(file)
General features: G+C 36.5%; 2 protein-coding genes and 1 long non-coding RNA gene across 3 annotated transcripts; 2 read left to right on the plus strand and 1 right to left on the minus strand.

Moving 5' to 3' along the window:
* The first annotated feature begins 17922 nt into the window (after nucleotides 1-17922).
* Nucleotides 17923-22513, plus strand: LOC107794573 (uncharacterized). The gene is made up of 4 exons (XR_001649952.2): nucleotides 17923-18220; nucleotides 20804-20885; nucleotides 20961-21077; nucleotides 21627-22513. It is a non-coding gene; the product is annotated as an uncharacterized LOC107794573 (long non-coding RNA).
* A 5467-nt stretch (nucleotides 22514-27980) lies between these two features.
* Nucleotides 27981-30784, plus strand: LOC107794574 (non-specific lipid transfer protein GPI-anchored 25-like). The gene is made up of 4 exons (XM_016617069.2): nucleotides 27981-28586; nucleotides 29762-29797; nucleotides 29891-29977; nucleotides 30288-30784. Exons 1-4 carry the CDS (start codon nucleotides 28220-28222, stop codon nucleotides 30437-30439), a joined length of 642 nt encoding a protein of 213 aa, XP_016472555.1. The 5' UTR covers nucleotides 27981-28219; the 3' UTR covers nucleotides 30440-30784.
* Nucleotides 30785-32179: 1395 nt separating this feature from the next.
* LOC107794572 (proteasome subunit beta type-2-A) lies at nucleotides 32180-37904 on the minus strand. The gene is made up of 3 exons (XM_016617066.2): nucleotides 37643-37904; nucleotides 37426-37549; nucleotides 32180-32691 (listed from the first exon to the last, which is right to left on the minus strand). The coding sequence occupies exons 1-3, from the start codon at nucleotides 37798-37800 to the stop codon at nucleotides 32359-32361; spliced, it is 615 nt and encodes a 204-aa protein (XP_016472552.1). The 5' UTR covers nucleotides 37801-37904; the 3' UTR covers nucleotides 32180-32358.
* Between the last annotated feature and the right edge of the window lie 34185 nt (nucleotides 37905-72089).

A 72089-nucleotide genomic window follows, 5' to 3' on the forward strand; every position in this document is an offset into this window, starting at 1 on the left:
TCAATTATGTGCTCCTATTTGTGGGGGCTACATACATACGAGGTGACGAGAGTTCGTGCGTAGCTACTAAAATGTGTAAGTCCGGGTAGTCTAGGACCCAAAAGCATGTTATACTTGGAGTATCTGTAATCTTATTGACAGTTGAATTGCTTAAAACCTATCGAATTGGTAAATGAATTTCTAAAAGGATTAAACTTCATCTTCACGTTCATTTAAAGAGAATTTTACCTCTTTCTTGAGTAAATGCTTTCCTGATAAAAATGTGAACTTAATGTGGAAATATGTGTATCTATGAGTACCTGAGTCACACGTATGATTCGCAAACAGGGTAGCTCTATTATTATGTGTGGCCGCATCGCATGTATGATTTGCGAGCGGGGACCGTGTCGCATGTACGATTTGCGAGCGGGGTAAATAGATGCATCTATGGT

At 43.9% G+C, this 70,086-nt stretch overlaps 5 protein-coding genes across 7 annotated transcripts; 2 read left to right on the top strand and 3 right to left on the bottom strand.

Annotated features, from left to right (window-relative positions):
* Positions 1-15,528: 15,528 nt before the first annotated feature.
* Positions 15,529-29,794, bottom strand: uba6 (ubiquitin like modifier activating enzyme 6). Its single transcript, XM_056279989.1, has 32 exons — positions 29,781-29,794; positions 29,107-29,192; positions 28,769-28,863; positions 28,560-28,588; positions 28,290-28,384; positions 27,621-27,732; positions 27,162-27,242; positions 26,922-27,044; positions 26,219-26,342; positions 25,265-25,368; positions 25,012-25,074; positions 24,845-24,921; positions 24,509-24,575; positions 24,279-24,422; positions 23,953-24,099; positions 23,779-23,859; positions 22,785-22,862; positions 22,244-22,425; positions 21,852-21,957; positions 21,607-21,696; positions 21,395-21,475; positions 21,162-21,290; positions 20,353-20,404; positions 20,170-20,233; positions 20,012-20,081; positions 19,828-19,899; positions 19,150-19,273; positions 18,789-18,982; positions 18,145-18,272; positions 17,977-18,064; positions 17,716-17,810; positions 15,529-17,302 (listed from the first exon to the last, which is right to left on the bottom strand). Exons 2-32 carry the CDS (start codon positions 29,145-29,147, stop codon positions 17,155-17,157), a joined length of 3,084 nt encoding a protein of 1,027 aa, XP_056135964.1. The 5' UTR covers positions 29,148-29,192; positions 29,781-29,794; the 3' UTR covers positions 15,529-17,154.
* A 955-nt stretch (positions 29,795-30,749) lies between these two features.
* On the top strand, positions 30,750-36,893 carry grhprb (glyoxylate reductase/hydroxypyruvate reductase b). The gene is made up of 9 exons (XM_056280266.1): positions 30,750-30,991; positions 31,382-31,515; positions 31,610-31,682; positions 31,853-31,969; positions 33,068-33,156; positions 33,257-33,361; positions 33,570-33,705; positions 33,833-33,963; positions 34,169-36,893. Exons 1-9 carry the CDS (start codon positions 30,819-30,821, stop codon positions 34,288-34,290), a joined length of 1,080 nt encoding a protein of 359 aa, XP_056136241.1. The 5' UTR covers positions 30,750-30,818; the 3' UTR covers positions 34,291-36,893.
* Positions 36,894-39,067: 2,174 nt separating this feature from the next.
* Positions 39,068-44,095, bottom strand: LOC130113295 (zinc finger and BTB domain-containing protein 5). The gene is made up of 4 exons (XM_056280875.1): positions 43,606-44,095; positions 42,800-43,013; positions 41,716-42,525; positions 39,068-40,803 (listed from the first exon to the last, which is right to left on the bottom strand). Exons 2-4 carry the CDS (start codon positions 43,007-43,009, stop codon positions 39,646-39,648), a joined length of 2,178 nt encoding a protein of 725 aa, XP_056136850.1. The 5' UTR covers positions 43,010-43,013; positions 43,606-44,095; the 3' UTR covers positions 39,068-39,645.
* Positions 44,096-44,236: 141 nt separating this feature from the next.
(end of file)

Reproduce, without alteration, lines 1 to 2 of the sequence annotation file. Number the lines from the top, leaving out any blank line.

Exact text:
General features: G+C 36.5%; 2 protein-coding genes and 1 long non-coding RNA gene across 3 annotated transcripts; 2 read left to right on the plus strand and 1 right to left on the minus strand.

Moving 5' to 3' along the window: